Q: Your partner Julian died 5 years ago. Tell me more about his death…

A: There is a lot to tell about, but at the same time, there is not that much which I can tell you. Julian fainted suddenly during our holiday in Nepal, at the age of 29. He was well just a minute ago, he was healthy and alive and in the next moment he lay on the street and died. Without any reason. We were both on the way in the morning. Therefore, I stand next to him and could not do anything to save him. I could only watch it happening. Even though, people helped us to get him to a hospital, but it was just too late. At this moment, I lost the ground, and nothing was like it was before. Days and weeks after Julian’s death, I experienced a lot of support and a lot of things which I was grateful for. Back then, we were visiting a wonderful family. Julian and I supported an association from Germany, which helps poor children and that family helped those children locally. The family treated us like a member of the family, I really felt human closeness and a deep sympathy. I was supported in Nepal. On my viewpoint, I experienced a normal handling with death, which I have never experienced before in Germany or rather never experienced in my own family. In a Buddhist monastery, it was me who inflame the wood for the cremation of his body. In these hours, I felt close to him as never before and I dipped into this feeling of love. I think, these moments were the most touching of my life right at the centre of all that pain. His death and everything what happened afterwards, have changed my life completely. For a long time, I felt like I was displaced. I lost my beloved Julian; my view of life was destroyed, and my house of cards collapsed and I did not know what to believe in anymore.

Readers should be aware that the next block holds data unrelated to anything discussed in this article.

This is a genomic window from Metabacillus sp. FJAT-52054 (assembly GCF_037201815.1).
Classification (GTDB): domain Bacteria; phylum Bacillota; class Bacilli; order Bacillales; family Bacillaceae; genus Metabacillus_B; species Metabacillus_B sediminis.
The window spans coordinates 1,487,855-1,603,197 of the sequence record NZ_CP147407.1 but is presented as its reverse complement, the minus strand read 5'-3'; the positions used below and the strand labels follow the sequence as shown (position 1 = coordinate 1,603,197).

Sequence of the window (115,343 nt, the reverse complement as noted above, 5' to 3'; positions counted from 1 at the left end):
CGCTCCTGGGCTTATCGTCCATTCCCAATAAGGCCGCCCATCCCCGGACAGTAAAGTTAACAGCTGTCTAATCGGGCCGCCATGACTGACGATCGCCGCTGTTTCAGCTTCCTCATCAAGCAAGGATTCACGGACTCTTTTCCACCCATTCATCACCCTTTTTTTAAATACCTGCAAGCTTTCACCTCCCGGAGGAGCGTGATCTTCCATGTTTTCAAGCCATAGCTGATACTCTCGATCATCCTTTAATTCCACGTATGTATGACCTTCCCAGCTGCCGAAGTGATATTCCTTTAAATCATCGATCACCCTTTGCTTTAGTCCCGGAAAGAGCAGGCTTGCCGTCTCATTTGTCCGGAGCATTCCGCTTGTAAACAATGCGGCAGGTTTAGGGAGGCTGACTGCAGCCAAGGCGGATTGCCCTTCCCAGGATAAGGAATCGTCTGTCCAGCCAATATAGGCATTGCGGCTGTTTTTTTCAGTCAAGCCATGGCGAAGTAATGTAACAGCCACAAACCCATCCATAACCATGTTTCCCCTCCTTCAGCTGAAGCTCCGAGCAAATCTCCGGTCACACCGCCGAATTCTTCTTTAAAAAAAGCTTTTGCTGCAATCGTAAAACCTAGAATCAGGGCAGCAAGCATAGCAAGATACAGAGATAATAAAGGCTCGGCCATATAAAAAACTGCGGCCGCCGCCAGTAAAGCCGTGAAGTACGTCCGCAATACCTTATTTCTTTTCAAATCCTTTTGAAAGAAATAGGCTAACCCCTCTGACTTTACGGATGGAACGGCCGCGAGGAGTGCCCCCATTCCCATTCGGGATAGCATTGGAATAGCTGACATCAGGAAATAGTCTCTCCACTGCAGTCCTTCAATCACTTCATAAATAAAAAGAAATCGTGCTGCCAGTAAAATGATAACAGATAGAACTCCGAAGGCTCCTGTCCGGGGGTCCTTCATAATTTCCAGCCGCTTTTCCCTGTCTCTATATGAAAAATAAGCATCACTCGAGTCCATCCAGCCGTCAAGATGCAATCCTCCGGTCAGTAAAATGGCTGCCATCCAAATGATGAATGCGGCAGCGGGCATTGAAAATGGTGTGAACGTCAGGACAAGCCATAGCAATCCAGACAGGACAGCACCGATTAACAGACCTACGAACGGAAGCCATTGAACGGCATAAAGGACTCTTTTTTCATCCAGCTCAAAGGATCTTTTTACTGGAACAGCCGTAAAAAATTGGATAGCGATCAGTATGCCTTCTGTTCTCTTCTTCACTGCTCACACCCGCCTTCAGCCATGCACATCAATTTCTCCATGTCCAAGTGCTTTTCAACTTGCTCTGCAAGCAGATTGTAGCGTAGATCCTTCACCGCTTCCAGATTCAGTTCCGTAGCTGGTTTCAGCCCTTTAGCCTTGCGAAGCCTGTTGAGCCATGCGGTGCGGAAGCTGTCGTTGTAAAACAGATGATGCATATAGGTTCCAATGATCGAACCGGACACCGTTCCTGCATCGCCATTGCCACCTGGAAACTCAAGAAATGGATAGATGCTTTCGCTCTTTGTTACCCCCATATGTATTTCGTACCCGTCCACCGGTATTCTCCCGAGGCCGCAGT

Q: How did you work through all that trauma? What did you do? Who helped you?

A: I took a lot of time for myself. This was the most important thing for me. Time to mourn Julian. But, also time to find out who I was and what my purpose in this world.  It was important for me to feel all kind of emotions which were hidden inside me. And of course, the pain which I thought I could not stand any longer. I went through this pain and hoped to come out with a new courage to face life. As I said, it was a long journey. I looked for support: therapist, hospital stay, grief counselling, grief groups, some exchange with other concerned people, with specialist literature and experience reports. And finally, support through my spiritual way of living, which began in Nepal. It was this experience, which had given me so much strength. And there was the love for Julian, our remaining connection through our soul which kept me going. My parents accommodated me which allowed me to start a professional re-orientation. Besides that, I always have met people which were just there for me. Friends accepted me the way I am although I knew was changing. I have just met the right people at the right time.Last but not least, writing helped me. Page after page, I wrote to Julian in my diary. The nature also helped me. At some point, I started to go out into the nature and tried to connect with the earth. So, there were little and big steps which helped me. Today, I am very grateful that I was able to take some time off, in order to feel and to find my peace on earth.